Album Title: Nine Lives
Running Time: 65m 57s
Track listing: 1 Nine Lives; 2 Falling In Love (is Hard on the Knees); 3 Hole in my Soul; 4 Taste of India; 5 Full Circle; 6 Something Gotta Give; 7 Ain’t That a Bitch; 8 The Farm; 9 Crash; 10 Kiss Your Past Goodbye; 11 Pink; 12 Falling Off; 13 Attitude Adjustment; 14 Fallen Angels
I’ve felt recently that Aerosmith are somewhat an under-valued band in the higher echelons of music critique. They are, of course, my favourite band and as a result I am fairly biased. But when you see the praise heaped on other long standing bands of twenty years plus (Rolling Stones, Bee Gees, The Who), it makes you wonder what bands like Aerosmith have to do to get the recognition they deserve. Their albums are normally met with a clearly defined divided reaction – half of the critics are fans and subsequently gently praise their efforts while the other half have a bit of a snigger at the ageing legends, pan the albums and spin their latest fad CD.
“Nine Lives” was an album that encountered such a reaction on its release. It was a long time coming for a record that had encountered many problems along the way: various internal arguments, rumours of drug abuse for a band that had been clean for 10 years, the sacking of long time manager Tim Collins, various producers and a general feeling of fatigue.
The results therefore are somewhat predictable; moments of mastery mixed in with elements of mediocrity.
This album is very much about diversity as Aerosmith aim to tread some new ground. There are no better examples of this than the songs that touch on the drug abuse experience of the past. ‘The Farm’ is one of the best Aerosmith cuts ever, heavy and aggressive, placing the listener in a sort of parallel universe and ‘Crash’ sees them crossing into the punk genre for the first time with Steven Tyler even adopting a pseudo English accent.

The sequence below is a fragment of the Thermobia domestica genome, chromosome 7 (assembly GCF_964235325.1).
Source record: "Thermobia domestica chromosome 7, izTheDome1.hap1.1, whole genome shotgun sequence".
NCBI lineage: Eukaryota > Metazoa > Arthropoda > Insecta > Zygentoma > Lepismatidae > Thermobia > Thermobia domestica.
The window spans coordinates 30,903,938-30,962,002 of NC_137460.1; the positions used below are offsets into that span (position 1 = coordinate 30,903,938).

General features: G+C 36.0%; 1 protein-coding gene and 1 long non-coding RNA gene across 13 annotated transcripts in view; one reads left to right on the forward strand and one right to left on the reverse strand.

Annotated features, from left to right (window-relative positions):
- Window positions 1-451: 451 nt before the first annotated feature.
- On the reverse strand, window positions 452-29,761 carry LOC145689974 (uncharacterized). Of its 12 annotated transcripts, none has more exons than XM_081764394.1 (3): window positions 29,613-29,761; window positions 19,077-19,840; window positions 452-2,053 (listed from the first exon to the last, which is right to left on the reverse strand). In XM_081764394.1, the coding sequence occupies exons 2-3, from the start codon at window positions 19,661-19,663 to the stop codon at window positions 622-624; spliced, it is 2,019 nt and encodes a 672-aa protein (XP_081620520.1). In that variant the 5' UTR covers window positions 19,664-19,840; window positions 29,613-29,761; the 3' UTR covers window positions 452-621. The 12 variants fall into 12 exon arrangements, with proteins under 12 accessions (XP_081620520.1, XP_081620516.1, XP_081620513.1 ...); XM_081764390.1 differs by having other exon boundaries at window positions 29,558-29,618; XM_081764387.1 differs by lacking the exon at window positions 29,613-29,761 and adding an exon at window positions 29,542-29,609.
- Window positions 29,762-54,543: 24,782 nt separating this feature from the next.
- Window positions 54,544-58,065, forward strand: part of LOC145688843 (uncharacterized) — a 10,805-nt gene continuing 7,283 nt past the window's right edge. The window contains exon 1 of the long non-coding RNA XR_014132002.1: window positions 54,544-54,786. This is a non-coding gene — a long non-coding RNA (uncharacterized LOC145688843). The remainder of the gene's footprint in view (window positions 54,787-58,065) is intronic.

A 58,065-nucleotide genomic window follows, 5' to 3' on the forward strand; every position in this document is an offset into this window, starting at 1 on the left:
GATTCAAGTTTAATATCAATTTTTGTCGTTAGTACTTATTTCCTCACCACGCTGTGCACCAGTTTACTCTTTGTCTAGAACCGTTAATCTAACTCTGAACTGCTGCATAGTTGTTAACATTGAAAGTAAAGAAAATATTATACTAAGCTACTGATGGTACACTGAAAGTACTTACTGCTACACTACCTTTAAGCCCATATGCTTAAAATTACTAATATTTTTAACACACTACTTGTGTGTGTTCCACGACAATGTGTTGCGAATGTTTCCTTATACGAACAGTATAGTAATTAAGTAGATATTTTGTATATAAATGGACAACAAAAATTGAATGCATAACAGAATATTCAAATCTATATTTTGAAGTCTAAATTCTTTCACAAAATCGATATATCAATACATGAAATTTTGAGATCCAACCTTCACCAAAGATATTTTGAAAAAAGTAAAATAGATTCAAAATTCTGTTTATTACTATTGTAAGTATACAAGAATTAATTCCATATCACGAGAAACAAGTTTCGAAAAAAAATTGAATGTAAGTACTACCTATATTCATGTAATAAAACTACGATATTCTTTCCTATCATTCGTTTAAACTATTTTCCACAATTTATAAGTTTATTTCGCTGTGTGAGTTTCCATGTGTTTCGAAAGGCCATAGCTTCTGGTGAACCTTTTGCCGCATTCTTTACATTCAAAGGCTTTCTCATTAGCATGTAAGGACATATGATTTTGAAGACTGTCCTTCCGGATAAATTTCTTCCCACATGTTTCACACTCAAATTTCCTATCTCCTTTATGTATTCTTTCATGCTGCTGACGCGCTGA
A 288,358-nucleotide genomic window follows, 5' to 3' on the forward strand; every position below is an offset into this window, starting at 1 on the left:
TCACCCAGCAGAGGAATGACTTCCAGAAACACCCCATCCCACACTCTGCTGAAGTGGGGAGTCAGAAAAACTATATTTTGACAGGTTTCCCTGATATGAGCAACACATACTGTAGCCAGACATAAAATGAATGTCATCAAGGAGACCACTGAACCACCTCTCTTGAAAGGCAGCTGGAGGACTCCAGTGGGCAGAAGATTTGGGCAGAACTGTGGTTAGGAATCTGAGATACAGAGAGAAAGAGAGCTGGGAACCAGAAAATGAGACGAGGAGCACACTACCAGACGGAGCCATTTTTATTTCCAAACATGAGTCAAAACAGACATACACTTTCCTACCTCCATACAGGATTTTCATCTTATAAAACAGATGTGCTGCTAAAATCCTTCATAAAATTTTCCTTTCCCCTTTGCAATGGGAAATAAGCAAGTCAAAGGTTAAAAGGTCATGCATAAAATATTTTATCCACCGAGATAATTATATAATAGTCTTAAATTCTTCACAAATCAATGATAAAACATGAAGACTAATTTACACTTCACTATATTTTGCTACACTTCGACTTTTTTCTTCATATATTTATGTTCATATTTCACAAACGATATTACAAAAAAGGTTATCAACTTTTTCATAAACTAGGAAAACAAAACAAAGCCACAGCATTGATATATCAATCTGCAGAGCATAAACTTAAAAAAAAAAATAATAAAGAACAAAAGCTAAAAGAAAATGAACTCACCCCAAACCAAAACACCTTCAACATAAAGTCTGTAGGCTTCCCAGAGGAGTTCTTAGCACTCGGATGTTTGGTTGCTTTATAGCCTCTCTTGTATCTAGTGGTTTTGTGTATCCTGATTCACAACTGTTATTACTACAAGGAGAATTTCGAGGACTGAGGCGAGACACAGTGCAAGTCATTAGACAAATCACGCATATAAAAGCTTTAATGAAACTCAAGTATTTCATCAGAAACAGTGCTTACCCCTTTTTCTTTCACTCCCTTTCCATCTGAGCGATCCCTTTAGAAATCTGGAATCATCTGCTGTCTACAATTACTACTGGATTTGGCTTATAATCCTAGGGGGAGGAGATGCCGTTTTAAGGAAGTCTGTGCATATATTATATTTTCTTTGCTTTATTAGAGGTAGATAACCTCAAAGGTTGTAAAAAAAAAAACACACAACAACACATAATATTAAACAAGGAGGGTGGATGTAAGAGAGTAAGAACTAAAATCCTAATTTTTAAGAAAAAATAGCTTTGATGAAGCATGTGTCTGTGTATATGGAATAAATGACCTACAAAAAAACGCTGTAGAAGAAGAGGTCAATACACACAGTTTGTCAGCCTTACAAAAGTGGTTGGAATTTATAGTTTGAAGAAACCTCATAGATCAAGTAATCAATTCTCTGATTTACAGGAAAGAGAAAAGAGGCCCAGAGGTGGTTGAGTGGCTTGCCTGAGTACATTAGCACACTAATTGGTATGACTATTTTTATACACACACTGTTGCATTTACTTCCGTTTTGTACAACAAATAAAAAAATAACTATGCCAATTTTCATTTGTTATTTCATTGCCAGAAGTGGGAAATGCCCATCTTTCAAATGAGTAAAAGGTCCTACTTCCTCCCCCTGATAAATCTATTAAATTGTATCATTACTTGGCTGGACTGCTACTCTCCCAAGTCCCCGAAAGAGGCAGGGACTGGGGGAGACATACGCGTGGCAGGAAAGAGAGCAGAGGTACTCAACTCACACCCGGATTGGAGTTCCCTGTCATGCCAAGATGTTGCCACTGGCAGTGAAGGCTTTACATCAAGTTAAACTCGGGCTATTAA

There are some other good rockers here; ‘Something Gotta Give’ is a reasonable guitar-driven track with a line that is set to become a t-shirt print of the future (‘does the noise in my head bother you?’), the title track is reminiscent of Aerosmith rockers of the seventies and ‘Falling in Love (is hard on the knees)’ is quintessential Aerosmith, sexual innuendo and horns a la ‘(Dude) Looks Like a Lady’.
Aerosmith are of course masters of the ballad and ‘Hole in my Soul’ is an emotional but predictable cry from the heart not too dissimilar to their classic, ‘Dream On’ and ‘Kiss Your Past Goodbye’, while an average premise for a ballad, is musically superior to much of the album. The best one here though is ‘Ain’t that a Bitch’ which is set for classic status too. It opens with a lone saxaphone setting a scene suggestive of 1940s New York and the lone man in the trench coat and hat. A bit like that David Bowie video, ‘Absolute Beginners’. It then explodes into an emotional tirade, telling you that ‘love is like the right dress on the wrong girl; you never know what you’re gonna find’. A case of once bitten, twice shy maybe.
Other tracks on it worth catching are ‘Pink’ (a catchy acoustic number featuring the trademark harmonica and tinged with pleasant harmonies) and ‘Attitude Adjustment’ (another tale of love gone wrong).
There are some decidedly weaker moments; two of the weaker moments were pencilled in as singles actually. ‘Taste of India’ is a mediocre rocker with an indian sound, ‘Full Circle’ sounds like a “Get a Grip” leftover and ‘Fallen Angles’ is an eight minute otchestral ballad which, while sounding terrific, is about 5 minutes too long.
I’ll praise this album as a very good effort, and perhaps with the exception of “Pump”, their best since 1976. I say respect the Boston bad boys; they do it for you you know…